As you may recall, in 2011, Connecticut become the first state in the nation to enact mandatory paid sick leave legislation. This mandatory paid sick leave law, which became effective January 1, 2012, required most public-sector employers with more than 50 employees – such as school boards and municipalities — and most non-manufacturing, private-sector employers with 50 or more employees to provide certain hourly “service workers” with a minimum of 40 hours paid sick leave coverage.
Now, almost two years having passed since the paid sick leave law’s effective date, you may think that the initial work for employers in terms of implementing it would be over and done with. Not so fast.
The paid sick leave act (now codified at Connecticut General Statutes §§31-57r to 31-57w) contains an exemption that states that nothing in the law “shall be construed to…preempt or override the terms of any collective bargaining agreement, effective prior to January 1, 2012.” Conn. Gen. Stat. §31-57u(a). Simply put, those service workers that were already covered under a collective bargaining agreement, or “CBA,” on January 1, 2012 were denied the benefit of the Act’s mandatory sick leave requirements until such time as they became subject to a new, successor agreement. For instance, a group of unionized cafeteria workers covered by the terms of a CBA that took effect on July 1, 2010 and that expired June 30, 2013 would not be entitled to paid sick leave benefits, under the Act until a new, successor collective bargaining agreement kicked in.
Surprise, surprise, collective bargaining agreements entered into prior to January 1, 2012 are slowly but surely giving way to successor CBAs that, unlike their predecessors, are no longer exempt from the mandatory sick leave Act. Consequently, if you are a Connecticut employer with more than 50 employees and employ covered “service workers” (a list of service worker job titles, as defined by the federal Bureau of Labor Statistics Standard Occupational classification system is available at http://www.cga.ct.gov/2011/SUM/2011SUM00052-R02SB-00913-SUM.htm ) then you need to start thinking about how your circa-2009, circa-2010 and circa-2011 CBA’s might need to be amended in order to ensure compliance with Connecticut’s mandatory paid sick leave law.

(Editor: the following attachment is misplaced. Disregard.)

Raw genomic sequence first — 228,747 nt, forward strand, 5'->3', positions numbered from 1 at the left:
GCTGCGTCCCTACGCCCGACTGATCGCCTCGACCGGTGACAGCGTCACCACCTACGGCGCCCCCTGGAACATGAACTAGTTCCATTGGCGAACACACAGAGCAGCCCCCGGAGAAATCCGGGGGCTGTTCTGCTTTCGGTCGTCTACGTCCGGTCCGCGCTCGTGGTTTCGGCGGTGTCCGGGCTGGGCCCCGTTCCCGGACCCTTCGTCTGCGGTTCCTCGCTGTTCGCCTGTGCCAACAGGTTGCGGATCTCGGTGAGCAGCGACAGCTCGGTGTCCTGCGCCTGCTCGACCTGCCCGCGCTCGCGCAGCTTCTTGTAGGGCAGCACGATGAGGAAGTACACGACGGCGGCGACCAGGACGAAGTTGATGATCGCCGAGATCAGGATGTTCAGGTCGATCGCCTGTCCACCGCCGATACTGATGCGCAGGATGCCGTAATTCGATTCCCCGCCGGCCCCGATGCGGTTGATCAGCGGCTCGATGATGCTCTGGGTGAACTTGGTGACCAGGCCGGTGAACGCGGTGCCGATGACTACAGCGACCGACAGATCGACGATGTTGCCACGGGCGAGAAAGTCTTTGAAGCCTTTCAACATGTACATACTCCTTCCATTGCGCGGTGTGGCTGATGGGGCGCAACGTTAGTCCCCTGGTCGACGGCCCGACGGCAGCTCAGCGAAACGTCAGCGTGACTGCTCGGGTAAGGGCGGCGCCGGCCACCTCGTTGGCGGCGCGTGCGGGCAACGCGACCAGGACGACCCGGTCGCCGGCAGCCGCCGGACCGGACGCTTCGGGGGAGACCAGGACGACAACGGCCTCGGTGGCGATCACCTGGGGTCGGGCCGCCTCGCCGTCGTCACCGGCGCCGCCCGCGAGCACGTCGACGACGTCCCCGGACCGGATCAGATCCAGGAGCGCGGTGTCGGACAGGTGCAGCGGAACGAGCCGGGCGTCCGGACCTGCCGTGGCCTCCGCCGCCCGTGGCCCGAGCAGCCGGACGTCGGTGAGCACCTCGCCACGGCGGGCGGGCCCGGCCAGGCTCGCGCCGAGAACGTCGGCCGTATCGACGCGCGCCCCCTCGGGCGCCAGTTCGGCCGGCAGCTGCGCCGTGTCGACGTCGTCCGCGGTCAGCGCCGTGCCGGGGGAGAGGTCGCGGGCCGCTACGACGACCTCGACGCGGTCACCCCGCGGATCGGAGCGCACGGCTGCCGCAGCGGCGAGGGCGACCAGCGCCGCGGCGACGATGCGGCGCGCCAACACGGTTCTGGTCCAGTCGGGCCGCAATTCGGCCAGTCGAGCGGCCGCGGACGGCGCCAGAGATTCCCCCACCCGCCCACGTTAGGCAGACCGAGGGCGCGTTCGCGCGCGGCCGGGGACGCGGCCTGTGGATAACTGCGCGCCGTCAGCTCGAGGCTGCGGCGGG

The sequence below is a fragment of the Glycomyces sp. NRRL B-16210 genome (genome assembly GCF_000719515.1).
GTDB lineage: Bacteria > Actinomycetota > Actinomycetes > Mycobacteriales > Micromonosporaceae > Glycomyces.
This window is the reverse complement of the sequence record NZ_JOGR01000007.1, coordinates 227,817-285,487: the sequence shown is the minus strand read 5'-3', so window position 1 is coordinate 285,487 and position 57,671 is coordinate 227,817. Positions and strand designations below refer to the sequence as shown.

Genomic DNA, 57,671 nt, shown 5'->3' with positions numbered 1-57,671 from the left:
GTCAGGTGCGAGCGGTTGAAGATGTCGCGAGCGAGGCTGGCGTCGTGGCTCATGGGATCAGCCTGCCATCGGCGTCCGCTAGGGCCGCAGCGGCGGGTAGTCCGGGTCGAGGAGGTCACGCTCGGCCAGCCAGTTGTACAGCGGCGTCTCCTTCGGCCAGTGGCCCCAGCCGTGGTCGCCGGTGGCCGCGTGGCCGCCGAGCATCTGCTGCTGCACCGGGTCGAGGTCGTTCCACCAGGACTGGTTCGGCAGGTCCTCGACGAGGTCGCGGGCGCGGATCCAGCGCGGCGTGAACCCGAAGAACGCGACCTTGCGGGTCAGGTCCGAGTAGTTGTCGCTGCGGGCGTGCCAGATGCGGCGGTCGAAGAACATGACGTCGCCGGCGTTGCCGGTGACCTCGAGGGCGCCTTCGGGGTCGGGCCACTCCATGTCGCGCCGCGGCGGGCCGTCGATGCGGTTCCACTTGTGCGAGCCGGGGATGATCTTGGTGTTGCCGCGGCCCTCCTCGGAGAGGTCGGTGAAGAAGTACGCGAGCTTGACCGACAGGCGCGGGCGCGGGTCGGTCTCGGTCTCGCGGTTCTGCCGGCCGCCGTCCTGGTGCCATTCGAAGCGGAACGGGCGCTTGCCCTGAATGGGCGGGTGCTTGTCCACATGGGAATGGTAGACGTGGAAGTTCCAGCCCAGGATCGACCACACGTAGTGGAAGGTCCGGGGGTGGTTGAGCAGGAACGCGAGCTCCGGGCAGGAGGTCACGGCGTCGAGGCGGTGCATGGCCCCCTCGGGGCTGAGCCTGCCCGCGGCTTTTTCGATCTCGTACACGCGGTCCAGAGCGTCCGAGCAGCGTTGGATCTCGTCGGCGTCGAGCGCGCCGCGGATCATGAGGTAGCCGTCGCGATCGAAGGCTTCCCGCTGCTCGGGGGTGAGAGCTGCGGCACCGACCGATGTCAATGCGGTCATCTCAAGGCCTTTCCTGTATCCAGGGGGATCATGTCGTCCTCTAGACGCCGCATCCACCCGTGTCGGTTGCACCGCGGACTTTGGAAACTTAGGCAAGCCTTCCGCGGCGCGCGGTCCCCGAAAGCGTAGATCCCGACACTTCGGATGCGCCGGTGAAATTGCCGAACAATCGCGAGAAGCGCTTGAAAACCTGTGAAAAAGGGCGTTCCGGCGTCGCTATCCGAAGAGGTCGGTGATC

Affected employers should also be prepared to address questions that arise out of the Act. For example, do service workers covered by the new CBA accrue sick-leave at a minimum rate of one hour per forty hours worked? Are covered service workers eligible to use sick leave (or an alternative source of leave such as PTO [“paid time off”], personal, or vacation) for the illness or injury of immediate family members or in connection with a family violence or sexual assault incident? How does the CBA address sick leave carry over?
One last point: what happens if your organization already entered into a post-January 1, 2012 successor collective bargaining agreement and that agreement does not include contract language affording covered service workers with the minimum benefits they are entitled to under the mandatory paid sick leave law? Well, first and foremost, don’t panic. Employers are not going to be carted off to jail if they absent-mindedly entered into a CBA that runs afoul of the mandatory sick leave law. The simple answer is that provisions in a CBA that are countervailing to law are unenforceable. To this end, the provisions of an agreement that do not afford covered service workers with the sick leave rights to which they are entitled should be disregarded to the extent that they are inconsistent with the mandatory sick leave law.
With this being said, employers should still take care in ensuring that the CBAs they enter into with employee bargaining units are consistent with the law, for language that proves to be contrary to law and thus unenforceable fosters confusion and may serve to undermine employers in future rounds at the bargaining table. Collective bargaining agreements should instead clearly define all terms and conditions of employment, including potential entitlement to paid sick leave.